Posted in Bethany House, Book reviews

“All for Love” Collection ~ Book Review

 

 

 

“All for Love” 3-Novella collection by Mary Connealy, Kristi Ann Hunter, and Jen Turano

 Three of Christian historical fiction’s beloved authors come together in this romantic and humorous collection of novellas featuring prequels to their latest series. New and loyal fans alike will enjoy these novellas previously released only as ebooks. Connealy’s “The Boden Birthright” journeys to the Old West, where ranch hand Chance Boden’s determination to be his own boss is challenged by his employer’s pretty daughter. Hunter’s “A Lady of Esteem” follows a Regency-era young lady whose chance at love and reputation in society are threatened by a nasty rumor. Turano’s “At Your Request” tells of a young woman who is humbled at her newly lowered status in society when she is reunited with the very man whose proposal she rejected.

 

Review copy: I received a complimentary copy of this book from the author/publisher. I was not required to write a positive review. All opinions expressed are mine alone.

 

 

My Review:

 

 

 

“The Boden Birthright” by Mary Connealy// 3 stars

I’m not generally a huge fan of the “old west” type of fiction, but I had read one of Mary Connealy’s stories before and enjoyed it, so I started this one with little trepidation. And while it was a fine story, I felt that it was heavy on the descriptions instead of the characters and their lives, and it was very much an insta-love situation. Which, I know, kind of has to be the case for a novella, but it was like a switch had gone off with their romance, since Chance had been mourning his wife only a couple pages previously.

It just was a bit rushed, and not my favourite story. But that’s not saying it won’t be your favourite. :)

“A Lady of Esteem” by Kristi Ann Hunter//  4.5 Stars

This is the story for which I received the review copy. :) I absolutely loved Kristi Ann Hunter’s book, “An Inconvenient Beauty” and have been eager to go back and start this series from the very start. So receiving this novella collection with The Hawthorne House’s prequel in print – I was quite pleased. ^.^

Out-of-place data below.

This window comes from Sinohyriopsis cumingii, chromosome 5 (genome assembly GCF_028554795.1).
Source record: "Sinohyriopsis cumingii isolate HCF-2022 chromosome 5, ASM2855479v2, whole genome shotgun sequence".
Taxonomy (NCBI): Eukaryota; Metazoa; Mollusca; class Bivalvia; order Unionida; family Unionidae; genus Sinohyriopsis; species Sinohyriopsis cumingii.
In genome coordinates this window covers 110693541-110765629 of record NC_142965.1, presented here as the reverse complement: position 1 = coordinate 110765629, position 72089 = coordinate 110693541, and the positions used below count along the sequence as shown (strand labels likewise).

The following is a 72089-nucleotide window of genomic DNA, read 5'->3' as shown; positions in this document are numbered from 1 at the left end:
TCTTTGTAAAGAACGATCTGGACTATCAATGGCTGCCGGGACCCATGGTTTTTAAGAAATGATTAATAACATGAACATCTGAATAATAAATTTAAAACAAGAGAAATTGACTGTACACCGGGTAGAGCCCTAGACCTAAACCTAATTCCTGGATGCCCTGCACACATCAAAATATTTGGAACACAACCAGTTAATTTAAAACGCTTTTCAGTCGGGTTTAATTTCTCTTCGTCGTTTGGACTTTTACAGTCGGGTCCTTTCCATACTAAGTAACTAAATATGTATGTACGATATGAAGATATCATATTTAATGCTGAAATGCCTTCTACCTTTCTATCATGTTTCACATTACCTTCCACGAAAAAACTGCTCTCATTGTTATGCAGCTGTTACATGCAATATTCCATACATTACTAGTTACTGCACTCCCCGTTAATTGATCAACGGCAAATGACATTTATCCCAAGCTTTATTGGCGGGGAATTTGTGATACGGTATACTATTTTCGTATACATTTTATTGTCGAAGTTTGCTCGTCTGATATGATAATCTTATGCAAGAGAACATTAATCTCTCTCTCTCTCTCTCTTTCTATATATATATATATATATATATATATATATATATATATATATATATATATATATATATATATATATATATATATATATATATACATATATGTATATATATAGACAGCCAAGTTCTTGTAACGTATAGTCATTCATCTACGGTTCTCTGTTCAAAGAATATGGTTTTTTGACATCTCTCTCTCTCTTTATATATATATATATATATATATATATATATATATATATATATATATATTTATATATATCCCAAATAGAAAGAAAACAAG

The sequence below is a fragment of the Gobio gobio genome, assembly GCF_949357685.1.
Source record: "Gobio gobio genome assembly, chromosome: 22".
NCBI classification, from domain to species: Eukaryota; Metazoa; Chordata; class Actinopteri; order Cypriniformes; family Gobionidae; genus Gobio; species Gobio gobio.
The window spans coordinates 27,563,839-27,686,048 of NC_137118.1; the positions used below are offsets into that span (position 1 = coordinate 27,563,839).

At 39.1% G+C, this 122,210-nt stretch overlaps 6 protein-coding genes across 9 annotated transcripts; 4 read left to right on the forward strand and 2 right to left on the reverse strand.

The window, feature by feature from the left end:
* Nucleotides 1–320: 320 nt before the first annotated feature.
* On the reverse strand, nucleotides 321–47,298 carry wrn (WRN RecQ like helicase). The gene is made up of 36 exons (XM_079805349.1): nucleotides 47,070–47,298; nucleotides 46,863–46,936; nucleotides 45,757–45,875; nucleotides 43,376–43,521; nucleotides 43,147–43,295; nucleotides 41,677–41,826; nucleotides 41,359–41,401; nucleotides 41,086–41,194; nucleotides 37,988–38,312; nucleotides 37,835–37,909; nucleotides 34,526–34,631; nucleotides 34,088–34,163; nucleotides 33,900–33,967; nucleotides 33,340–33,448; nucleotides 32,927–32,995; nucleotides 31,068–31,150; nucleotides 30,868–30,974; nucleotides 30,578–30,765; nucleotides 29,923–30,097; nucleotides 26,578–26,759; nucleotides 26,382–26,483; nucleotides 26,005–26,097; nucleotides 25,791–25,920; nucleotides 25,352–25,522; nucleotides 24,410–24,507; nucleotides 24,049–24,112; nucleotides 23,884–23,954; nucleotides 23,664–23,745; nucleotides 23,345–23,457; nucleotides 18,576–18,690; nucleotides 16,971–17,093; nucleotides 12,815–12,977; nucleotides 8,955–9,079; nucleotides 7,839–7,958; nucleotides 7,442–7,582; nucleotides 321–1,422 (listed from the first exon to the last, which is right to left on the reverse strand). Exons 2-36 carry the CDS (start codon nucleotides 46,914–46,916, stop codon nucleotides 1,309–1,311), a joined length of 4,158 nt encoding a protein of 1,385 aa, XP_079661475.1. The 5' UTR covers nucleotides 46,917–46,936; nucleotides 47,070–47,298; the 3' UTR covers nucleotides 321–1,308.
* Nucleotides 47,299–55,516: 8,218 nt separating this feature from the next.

And it was a joy to read “A Lady of Esteem”! I loved main character, Amelia – she had just a sweet and caring heart, and she was oh-so patient throughout each trial she faced. And all the servants – I loved them too, and their love and devotion to Amelia; even if they didn’t work under her themselves. And hero, Anthony was a great character of a changed man. The two main characters complimented each other so well!

The faith message was definitely present, which I of course appreciated.

The whole story was brought together very nicely, and a fantastic prequel to the series!

 

 

 “At Your Request” by Jen Turano// 4.5 stars

 

To be honest, I wasn’t sure what I would think of this novella. I hadn’t previously read anything by Jen Turano, and since I was almost done with this collection, I admit I was a bit hesitant about the last one, concerned that I wouldn’t enjoy it as much as the one before. But goodness, I shouldn’t have worried! This story was darling, and pleasantly surprised me at more than one turn. Every time I thought I knew what would happen or what one of the characters would say, assuming it would be the typical in most romance fiction, it would be the opposite – which delighted me because that is what I wanted to find but rarely do in stories.

I also loved that Wilhelmina wasn’t your typical ‘perfect stunning trim’ character. One scene had me giggling out loud, and I was just very impressed with this story. I would definitely like to read more by this author. :)

I do wish there would have been a faith message; that was sadly not present.

 

 

 

Overall Rating: 4.5 Stars// Very lovely collection with enjoyable reads!

Posted in Book reviews

“Dance from Deep Within” by D. L. Sleiman ~ Book Review

Dance from Deep Within

 

“Dance from Deep Within” by D.L. Sleiman

Review copy through WhiteFire publishers

My rating: 2.5 out of 5 Stars

 

 

About the Book:

 

Despite her conservative Muslim heritage, Layla Al-Rai longs for a chance to earn her degree in engineering and perhaps even…dare she dream…to choose her own husband. But young women from her background rarely enjoy such freedoms. When she finally talks her parents into letting her attend college, she is drawn to fellow twenty-something students, Allie and Rain, over a class project. Allie, the blonde ballerina, faces her own struggles as she deals with an ex-fiancé and a church she had hoped to leave behind. Rain, the bi-racial hippie chick, longs for something to believe in, but her questioning could cost her the love of her life. When Layla s childhood sweetheart reenters her world, it seems her dreams might become real. Until everything falls apart. When she meets truth face to face, will she find the courage to accept it even if it requires the ultimate sacrifice?

 

 

My Thoughts:

 

I hate that I have to give this such a low rating. :(